If they still have to provide bug fixes and security patches for a 12 years product why I should be more confident in their more recent products? At this moment it should have been the most clean product on the market. And I see no reason to use a gargantuan 20+ GB Win 7,8 for web surfing, small office jobs and infrequently playing. It's like using a SUV to go to the next corner grocery shop. I'll stick with XP as far as device drivers will be available.
A last-ditch sell-out by Microsoft. Too bad customers prefer the 'Old and infirm XP needing constant updates'. Welcome a new and experimental wonder extraction of money from the remaining loyal fans.
The diminishing loyal fan base is the problem. Extraction does not encourage new loyal fans.
Quick! How many people do you know that have ever actually had to Microsoft for support? How many have had virus/malware issues that would not have happened if they had been actually doing their OS updates?
I've been involved in PC Tech for 27 years, and for me the answer to both questions is zero. My standard response to those concerned is; keep your anti-virus software updated, don't click on links inside e-mail or on website ads, and get a router if your modem doesn't provide NAT (even if you only have one computer).
The only reason to upgrade your OS is if you really want some new piece of hardware/software that won't run on your old one.
What a silly article. Change the last point to simply don't worry about it because nothing important is changing and make that the first point and you've got something more sensible.
Consider that there's every likelihood that any computer still running Windows XP is barely going to meet the minimum system requirements to run Windows 7 or 8. In the case of my laptop, a switch to either operating system would use up all the available system RAM. As to the Linux option, I have better things to do than replace a decade of software which is working perfectly fine.
I've never counted on Microsoft to keep me safe (and I respectfully suggest anyone who does so is naive) so I don't see as their dropping support is any kind of incentive to make changes.
In order to stick with Windows (the option I presume Microsoft favours) it would require (in my case) buying an entirely new computer, but considering that laptop manufacturers have abandoned the requirements of those of us who prefer the more productive matte 4x3 display, my choice to do ignore the end of support deadline is an easy one.
Je Remy
You could install linux in addition to your XP and have a dual boot. Using linux for the net. Or you could install linux on a USB stick and boot to that I'm still happily using Word 2000....
Terence Hawkes
I got fed up with endless anti-virus updates that ate up 25 minutes every second or third day; the fact that most of my peripherals and apps would not work with 8.1; endless, buggering about to get new software to work properly; useful help suggestions like re-installing my OS; no win blamefests between hardware vendors; software vendors, and Microsoft "support"; I gave up and switched to Mac. Please considering adding this to your suite of alternatives.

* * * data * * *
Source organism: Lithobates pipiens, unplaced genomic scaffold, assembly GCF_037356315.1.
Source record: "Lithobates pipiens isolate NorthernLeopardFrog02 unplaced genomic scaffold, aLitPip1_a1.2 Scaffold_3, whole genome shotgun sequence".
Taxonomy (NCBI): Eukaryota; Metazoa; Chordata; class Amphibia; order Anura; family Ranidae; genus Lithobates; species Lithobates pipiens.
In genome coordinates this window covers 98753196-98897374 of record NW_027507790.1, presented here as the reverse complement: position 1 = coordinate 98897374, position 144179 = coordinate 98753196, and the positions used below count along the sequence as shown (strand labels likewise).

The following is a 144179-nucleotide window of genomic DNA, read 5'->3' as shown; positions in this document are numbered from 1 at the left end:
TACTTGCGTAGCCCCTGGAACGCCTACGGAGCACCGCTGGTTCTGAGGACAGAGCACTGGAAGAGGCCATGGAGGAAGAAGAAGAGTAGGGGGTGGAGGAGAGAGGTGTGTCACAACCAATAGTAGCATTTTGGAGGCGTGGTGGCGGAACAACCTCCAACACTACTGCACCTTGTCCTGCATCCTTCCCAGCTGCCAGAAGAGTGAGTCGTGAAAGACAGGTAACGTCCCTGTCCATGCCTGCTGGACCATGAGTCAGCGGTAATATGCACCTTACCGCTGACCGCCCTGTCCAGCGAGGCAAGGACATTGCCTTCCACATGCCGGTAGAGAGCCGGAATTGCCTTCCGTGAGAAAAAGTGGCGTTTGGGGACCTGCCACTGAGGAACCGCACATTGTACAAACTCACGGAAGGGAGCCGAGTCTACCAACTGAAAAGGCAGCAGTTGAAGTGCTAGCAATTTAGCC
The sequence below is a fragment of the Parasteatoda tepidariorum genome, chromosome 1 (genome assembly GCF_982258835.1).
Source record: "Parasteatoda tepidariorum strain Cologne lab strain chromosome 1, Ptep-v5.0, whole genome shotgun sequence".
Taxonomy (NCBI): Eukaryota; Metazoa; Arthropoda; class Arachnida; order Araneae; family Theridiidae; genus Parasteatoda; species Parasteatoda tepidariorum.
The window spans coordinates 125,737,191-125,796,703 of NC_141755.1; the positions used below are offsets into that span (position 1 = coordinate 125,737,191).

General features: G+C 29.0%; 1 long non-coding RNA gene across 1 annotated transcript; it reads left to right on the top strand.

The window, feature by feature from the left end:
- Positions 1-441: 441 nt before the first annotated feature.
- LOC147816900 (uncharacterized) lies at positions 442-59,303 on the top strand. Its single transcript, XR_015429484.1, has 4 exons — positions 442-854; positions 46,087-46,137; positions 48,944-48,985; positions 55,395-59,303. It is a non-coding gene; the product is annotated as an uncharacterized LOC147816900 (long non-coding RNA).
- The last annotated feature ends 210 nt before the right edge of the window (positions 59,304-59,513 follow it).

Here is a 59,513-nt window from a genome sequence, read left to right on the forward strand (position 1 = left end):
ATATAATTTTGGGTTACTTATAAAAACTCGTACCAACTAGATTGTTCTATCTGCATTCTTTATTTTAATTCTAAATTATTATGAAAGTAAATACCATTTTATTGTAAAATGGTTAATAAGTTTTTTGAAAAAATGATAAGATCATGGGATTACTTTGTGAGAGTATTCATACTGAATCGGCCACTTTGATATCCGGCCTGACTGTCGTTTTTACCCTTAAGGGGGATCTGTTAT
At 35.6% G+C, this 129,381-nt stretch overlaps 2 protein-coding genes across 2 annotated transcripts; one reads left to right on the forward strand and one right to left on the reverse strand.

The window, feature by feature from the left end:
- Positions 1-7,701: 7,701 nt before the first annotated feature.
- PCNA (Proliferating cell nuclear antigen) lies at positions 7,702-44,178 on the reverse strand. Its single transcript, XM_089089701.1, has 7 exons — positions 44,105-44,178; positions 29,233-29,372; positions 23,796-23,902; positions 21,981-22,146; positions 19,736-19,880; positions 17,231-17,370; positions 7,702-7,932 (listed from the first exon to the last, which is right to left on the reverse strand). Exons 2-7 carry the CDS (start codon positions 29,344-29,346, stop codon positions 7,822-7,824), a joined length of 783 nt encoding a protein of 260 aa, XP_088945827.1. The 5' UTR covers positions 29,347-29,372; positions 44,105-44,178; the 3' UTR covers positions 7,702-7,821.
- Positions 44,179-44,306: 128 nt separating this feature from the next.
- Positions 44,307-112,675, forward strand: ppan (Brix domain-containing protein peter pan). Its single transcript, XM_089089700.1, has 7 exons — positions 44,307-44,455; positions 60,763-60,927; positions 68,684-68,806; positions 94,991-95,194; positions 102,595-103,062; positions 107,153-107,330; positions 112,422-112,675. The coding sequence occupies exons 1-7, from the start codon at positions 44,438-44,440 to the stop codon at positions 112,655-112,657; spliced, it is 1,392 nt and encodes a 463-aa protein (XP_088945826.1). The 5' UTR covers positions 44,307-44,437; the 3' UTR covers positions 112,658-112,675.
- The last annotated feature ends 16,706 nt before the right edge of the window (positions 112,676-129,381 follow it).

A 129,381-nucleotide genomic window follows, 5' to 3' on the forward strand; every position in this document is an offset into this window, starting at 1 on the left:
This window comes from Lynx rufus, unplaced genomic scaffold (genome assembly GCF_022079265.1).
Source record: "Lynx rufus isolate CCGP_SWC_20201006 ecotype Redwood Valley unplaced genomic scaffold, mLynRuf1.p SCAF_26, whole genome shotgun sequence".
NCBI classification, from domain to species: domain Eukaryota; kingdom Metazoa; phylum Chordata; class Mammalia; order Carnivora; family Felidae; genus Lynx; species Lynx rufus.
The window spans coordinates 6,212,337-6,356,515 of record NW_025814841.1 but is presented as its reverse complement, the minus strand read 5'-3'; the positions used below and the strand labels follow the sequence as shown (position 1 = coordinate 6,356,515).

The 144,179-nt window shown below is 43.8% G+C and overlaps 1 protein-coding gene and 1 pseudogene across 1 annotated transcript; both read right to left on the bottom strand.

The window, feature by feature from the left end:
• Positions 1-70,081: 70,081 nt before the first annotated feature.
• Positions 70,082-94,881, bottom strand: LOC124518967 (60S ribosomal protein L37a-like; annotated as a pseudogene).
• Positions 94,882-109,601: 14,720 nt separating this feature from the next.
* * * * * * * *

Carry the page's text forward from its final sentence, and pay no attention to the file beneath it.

Chad Wilson
The next major malware outbreak for XP is going to be a huge PR nightmare for Microsoft. The hackers now know that all of the flaws THEY know about won't be patched and can begin using more of them. Estimates vary, of course, but upwards to 30% of computers across the planet are running Windows XP. That is a very, very large number of computers, unpatched, accessing the internet and just ready to become the world largest botnet.
And Microsoft will be the Bad Guys (tm), justly or not.
Microsoft chose to change the UI on Win 8 to usher in touchscreen tech which few are interested in (ie. nobody but Kiosk makers).
And they changed the UI in MS Office for no discernible reason whatever, generating a vast number of support/training requirements for NO reason and offering no value.
As such, Microsoft is just stroking their megalomaniac view that they are the arbiter of "what-is" on PCs.
I am now taking my 20 PCs and Laptops and converting them all to Linux/LibreOffice.
Artisteroi Rlsh Gadgeteer
I ran XP all through the VISTA debacle. but when win 7 came out I switched. it is a great OS. however I do use office 03. which still works beautifully and I dont have hunt for hidden icons. I havent needed support for office for years, and win 7 is almost perfect. its a good combination. Who needs further support?
My disdain for the windows operating system transcends beyond the boundaries of time and space. Their 'support' for all of their systems only applies to those who purchased windows directly, not through Dell, HP Asus, etc, 90% of the machines out there. As far as I am concerned, office is overpriced and overly complicated for a spreadsheet and a typewriter emulator. Of all the software that has crashed on my system, office, a native of Windows and an integral part of Microsoft's cash cow, seems to be the least robust.
I have been using XP for years, and would have stuck with 98 if I had a choice. Not that they are perfect systems, its just after all these years they are somewhat stable. Office 2003 is fine for 100% of what I need to do, there is no reason to upgrade and plenty of reasons not to. The basic faults of the operating system have not been addressed with Win 7 or 8 such as : excruciatingly long start up times, Bloatware, Winrot, viruses, malware, changes in program controls for no reason, poorly designed interfaces with unintuitive controls, really annoying EULA's that attach software to a specific computer. Ughhhh.